Write-Host "-------------------------------------------"  -ForegroundColor Yellow
  Invoke-Expression "dsacls.exe  '$scope'  /I:S /G `"`"$accountName`":CA;Reset Password;User`" `"`"$accountName`":CA;Change  Password;User`" `"`"$accountName`":WP;LockoutTime;User`" `"`"$accountName`":WP;pwdLastSet;User`""

The scope ($scope) determines whose user passwords can be reset. Technically, it controls to what container (or Organizational Unit) the permissions are applied. From there, permissions are applied to underlying objects, such as user objects. If you have a specific OU which contains the users that are synchronized with Azure AD, feel free to specify that instead. Just make sure to specify it in the Distinguished Name format!

Note: After running the script, it's worth double-checking the permissions in Active Directory. The permissions are propagated down from the object on which they have been applied. If you set the scope to the domain root, but have blocked inheritance on some OUs, the objects under that OU will not have the proper permissions.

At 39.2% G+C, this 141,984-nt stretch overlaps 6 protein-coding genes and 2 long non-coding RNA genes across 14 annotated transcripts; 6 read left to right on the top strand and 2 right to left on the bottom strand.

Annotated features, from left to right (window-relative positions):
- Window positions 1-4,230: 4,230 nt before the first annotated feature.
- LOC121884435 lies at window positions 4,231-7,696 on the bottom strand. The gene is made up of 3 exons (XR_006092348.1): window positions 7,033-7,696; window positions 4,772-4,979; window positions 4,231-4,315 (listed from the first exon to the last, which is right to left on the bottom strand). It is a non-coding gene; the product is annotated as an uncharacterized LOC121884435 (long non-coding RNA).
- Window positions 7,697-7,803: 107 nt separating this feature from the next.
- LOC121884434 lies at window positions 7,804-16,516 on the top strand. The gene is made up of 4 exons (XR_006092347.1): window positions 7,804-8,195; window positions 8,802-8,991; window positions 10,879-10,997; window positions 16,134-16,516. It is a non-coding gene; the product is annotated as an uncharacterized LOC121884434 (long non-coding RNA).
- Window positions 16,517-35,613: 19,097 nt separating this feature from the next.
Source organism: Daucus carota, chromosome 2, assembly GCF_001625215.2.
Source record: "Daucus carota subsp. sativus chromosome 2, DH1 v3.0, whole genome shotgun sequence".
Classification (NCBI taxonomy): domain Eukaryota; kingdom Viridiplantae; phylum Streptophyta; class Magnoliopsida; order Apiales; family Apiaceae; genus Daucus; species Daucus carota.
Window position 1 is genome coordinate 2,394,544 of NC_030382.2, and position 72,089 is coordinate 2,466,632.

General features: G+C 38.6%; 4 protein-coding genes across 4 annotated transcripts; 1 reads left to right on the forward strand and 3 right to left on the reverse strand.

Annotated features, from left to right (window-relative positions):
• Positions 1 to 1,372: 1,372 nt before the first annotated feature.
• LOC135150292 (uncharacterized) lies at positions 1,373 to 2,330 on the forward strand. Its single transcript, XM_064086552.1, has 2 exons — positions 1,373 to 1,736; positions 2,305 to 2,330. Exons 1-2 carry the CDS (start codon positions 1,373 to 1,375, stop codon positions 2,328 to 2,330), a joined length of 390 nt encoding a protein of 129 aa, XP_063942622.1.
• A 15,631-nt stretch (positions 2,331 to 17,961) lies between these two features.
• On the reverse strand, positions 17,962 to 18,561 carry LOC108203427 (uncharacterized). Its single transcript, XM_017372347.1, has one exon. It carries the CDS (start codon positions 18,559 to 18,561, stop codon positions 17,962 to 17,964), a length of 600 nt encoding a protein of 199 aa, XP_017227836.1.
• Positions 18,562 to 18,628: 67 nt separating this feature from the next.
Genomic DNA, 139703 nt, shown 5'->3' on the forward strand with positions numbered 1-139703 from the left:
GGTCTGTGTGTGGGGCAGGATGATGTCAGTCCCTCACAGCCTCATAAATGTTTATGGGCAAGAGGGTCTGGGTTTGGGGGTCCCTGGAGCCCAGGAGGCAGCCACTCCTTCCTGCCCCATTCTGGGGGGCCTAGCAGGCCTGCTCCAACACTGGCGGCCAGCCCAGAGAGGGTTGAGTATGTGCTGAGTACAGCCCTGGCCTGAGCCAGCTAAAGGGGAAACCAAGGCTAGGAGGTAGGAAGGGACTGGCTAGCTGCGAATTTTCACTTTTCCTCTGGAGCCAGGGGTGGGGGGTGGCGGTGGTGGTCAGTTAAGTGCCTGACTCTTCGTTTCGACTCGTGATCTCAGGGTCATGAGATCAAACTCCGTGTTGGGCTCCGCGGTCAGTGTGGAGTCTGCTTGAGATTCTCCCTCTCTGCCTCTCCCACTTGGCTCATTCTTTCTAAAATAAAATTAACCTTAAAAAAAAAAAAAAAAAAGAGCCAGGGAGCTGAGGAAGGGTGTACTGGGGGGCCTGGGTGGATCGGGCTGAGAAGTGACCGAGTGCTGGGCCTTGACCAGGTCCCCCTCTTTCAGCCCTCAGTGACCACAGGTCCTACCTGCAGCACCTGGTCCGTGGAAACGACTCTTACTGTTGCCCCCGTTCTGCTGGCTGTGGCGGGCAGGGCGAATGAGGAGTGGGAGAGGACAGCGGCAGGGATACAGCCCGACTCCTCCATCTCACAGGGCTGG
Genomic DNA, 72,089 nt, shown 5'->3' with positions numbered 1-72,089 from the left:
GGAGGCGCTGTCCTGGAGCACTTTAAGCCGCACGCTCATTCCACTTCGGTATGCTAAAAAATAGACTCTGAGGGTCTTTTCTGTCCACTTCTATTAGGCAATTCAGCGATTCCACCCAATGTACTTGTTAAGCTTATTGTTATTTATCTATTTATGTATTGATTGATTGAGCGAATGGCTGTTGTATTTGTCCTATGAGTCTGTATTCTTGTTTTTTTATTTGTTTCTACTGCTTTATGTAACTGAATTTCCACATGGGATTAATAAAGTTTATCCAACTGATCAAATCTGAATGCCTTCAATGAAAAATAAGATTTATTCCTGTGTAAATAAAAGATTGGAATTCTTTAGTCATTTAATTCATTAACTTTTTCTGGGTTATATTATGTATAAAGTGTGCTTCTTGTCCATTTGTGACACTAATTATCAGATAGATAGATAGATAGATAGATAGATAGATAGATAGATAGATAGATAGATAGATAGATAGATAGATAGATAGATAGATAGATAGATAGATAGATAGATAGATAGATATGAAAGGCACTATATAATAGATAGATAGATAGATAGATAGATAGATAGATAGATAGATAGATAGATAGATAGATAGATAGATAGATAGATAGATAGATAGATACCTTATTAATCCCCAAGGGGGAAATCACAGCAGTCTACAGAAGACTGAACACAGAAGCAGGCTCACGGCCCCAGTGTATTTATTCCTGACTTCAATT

Testing the password write-back feature

To reset your password in Office 365, log in to the portal and navigate to the Office 365 settings. From there, select Change your password as illustrated in the image below:


The user is now taken to a page where he can reset his password. Once the user clicks on Submit, several things happen:

  1. The selected password is encrypted using a special key that was created when the write-back feature was enabled.
  2. The encrypted password is sent over HTTPS to a tenant-specific service bus. This bus is used to communicate with the on-premises Azure AD Connect instance (and write-back service). The communications are additionally protected by a shared password which is only known to Azure and the local installation of Azure AD Connect.
  3. The write-back service in Azure AD Connect then looks for the user account in the on-premises Active Directory. First, it looks up the sourceAnchor (provided in the password reset request) in the connector space. If an object is found, it is traced back through the metaverse all the way to Active Directory.